Boza sellers, Mr. Pamuk notes, have mostly disappeared from Istanbul. By the 1960s and ’70s, Mevlut is among the last of a breed. His call is ripe with huzun. One customer says, “You have a lovely voice, like a muezzin.” He replies, “It’s the emotion in the seller’s voice that really sells the boza.”
“A Strangeness in My Mind” is not merely Mevlut’s story. This novel relates, through multiple voices, each jostling for airtime, the lives of a frazzled and often very funny cast of characters. Most are members of Mevlut’s extended family.
They arrive in Istanbul from poor villages in the Central Anatolia region of Turkey. They move into crumbling houses on the city’s outskirts before being raked by modernity into tall and disorienting apartment buildings. From this handful of people, Mr. Pamuk evokes the flow of generations of hopeful immigrants into the teeming city.
The primary theme in Mr. Pamuk’s work, powerfully evoked in his eerily fine novel “Snow” (2004), is mental dislocation — life lived between the competing attractions of Western and Eastern values, between secular doubt and religious conviction.
That’s true here, too. Mevlut is pulled, at trying moments, toward a deeper engagement with Islam. But “A Strangeness in My Mind” wears this topic lightly. The book is a hymn to life’s physical and mental chaos, not to the harmonies faith would impose.
A lot happens in “A Strangeness in My Mind.” There are timely births and untimely deaths, feuds and frauds, heartaches by the number. At its center is an unconventional love story.
Mevlut is hoodwinked into eloping with the wrong girl, the less attractive older sister of a woman he admired. Theirs becomes a blissful marriage anyway, though they never quite make it out of poverty.
There are many things to praise in “A Strangeness in My Mind,” which I’ll get to in a moment. What first needs to be said about this amiable novel is that, like boza, its alcohol content is not very high. At nearly 600 pages, it has the stretch of an epic but not the impact of one. Like boza, it leaves a bit of film on your lip.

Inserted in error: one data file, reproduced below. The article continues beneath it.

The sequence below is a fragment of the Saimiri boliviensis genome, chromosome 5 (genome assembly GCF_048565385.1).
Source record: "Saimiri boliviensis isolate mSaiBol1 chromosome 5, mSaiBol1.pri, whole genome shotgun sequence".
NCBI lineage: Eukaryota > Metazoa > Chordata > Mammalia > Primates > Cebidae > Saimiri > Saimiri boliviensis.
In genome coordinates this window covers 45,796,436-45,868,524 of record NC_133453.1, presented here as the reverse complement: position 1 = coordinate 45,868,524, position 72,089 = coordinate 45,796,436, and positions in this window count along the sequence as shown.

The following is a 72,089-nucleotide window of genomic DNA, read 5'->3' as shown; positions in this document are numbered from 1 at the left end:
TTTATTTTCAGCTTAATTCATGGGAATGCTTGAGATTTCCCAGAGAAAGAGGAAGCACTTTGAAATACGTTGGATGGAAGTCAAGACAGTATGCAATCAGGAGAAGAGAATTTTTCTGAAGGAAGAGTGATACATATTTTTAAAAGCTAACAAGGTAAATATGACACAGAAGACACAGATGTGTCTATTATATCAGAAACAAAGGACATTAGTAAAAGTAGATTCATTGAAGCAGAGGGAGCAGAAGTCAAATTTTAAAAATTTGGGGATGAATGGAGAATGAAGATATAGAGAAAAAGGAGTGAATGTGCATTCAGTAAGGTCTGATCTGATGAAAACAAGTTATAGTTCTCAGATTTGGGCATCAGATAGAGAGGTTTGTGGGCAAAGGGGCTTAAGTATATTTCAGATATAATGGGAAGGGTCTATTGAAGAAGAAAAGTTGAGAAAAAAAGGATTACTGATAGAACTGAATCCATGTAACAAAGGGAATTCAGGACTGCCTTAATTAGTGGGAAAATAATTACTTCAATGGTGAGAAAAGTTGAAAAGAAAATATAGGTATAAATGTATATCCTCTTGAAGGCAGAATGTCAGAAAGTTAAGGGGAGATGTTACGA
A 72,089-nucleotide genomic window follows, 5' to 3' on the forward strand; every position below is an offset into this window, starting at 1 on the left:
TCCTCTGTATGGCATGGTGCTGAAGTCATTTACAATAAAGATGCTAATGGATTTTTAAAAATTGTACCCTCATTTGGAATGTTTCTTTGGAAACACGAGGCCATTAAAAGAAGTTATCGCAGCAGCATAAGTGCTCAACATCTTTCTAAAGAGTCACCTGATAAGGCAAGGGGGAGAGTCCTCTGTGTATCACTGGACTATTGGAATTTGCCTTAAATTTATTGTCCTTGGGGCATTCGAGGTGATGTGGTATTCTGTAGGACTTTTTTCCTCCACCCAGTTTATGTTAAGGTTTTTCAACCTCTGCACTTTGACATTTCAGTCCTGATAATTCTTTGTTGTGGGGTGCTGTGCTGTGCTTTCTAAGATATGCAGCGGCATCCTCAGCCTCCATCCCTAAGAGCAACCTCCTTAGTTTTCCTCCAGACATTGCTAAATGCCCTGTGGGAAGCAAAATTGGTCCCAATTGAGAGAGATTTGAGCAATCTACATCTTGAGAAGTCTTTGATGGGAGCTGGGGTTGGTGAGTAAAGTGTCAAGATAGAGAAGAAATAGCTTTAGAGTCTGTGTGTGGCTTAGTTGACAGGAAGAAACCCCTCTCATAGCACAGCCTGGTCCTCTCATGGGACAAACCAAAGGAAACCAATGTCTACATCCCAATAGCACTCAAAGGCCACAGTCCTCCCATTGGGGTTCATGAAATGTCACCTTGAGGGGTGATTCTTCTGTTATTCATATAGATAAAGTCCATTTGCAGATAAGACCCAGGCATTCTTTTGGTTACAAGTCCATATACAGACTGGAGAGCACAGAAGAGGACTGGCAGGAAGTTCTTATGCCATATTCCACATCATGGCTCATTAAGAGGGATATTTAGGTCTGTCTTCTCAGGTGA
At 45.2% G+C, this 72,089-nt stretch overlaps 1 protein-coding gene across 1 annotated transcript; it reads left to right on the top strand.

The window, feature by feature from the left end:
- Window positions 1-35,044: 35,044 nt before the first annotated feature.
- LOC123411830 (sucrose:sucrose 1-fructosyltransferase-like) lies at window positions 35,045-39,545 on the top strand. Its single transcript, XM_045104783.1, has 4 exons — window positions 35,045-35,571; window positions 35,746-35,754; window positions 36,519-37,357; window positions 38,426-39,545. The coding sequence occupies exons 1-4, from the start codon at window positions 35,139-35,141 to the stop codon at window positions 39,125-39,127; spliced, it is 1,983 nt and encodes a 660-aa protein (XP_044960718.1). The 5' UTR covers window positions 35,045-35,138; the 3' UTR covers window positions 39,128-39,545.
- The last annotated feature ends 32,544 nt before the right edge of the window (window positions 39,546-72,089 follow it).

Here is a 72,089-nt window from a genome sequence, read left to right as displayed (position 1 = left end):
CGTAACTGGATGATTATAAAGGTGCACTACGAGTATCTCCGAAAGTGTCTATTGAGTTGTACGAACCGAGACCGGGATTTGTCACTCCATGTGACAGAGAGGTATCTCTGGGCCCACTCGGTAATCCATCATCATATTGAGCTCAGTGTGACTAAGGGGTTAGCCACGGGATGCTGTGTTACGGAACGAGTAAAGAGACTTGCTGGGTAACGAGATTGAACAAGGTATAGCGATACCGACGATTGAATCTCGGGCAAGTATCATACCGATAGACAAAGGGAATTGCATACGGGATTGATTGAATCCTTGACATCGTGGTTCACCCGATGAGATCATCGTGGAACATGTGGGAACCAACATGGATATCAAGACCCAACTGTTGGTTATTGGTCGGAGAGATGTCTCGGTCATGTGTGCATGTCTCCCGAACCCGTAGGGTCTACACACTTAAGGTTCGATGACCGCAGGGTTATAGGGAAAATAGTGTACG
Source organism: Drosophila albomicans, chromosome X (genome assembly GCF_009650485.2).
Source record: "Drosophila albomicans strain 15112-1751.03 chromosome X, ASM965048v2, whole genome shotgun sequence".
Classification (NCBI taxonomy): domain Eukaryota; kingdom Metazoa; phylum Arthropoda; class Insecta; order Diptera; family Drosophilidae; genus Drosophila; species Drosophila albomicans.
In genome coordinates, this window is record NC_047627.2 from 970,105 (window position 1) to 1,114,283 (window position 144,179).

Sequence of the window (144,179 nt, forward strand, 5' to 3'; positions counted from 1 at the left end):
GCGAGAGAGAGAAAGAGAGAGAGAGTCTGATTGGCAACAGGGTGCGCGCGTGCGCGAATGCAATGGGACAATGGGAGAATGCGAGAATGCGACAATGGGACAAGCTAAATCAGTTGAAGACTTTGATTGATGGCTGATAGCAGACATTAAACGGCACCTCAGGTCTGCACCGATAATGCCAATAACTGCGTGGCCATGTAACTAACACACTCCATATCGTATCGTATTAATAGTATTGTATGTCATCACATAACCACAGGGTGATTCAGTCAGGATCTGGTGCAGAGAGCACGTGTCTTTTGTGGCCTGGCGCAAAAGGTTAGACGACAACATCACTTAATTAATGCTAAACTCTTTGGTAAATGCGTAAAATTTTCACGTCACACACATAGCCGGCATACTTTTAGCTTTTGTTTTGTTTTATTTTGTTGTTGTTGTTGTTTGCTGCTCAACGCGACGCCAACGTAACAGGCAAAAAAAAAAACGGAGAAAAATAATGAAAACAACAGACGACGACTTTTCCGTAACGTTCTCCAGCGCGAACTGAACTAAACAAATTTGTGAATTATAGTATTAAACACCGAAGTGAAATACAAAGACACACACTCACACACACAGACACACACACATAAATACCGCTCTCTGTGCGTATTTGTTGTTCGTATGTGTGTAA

Melancholy is a hard emotion to sustain; over the long run, it cloys. Reading this novel, I was reminded of a passage in Elif Batuman’s lovely nonfiction book, “The Possessed” (2010). Ms. Batuman, an American writer born to Turkish parents, described how few people in Turkey read novels, and how the melancholy Mr. Pamuk seemed somewhat miserable writing his.
About his novel “The Black Book” (1994), she writes: “It was about a man who had lost a woman called ‘Dream.’ This guy was walking around the streets of Istanbul calling: ‘Dream! Dream!’ I remember reading this on a bus in Turkey and feeling deeply, viscerally bored.”
I was not deeply, viscerally bored by “A Strangeness in My Mind.” But I mostly turned its pages with polite interest rather than real desire. This novel hits its low points in its too frequent nods toward its title, to the strangeness in Mevlut’s mind. This “strangeness” is not so very strange; it comes to seem like little more than a variation on the author’s own brand of huzun.
Mr. Pamuk remains an estimable writer. One of his great gifts is for blending what is clearly a large amount of research, on many topics, into alert, humane, nonwonky prose. One example can stand in for many: his writing about street vendors.
He evokes “the golden years of Ottoman-style street food.” He expounds on many dishes, from stuffed mussels and lamb’s head to pan-fried liver. We learn the history of these food sellers. We witness them coping with onerous regulations, fickle customers, mean dogs.
Mr. Pamuk is a subtle writer on social class. Once dishes like chicken with chickpeas and rice, eaten outside with plastic cutlery by office workers, begin to be seen as poor people’s food, sales shrivel.
Mevlut is among these sellers. At night, he peddles boza. During the day, he sells whatever he can. His wife, who helps prepare the food he hawks, describes herself as “the head chef of a three-wheeled restaurant.”
The humor in this novel, which has been lucidly translated by Ekin Oklap, flows freely. The narrators interrupt and contradict one another as if they were talking heads in an early Spike Lee movie.
One woman notes the upside of dirt floors: “It took a month before I realized that the more I swept the floor, the higher the ceiling got.” Mevlut, who loves movies, comments on the downside of American and European ones: “You never quite knew who were the good guys and who were the bad guys.”
Yet “A Strangeness in My Mind” lacks the visceral and cerebral impact of Mr. Pamuk’s best novels, notably “Snow” and “My Name Is Red” (2001). For all its melancholy, it verges on being cute. You can say about it what one character says of Mevlut: “He’s a bit of a weirdo, but he’s got a heart of gold.”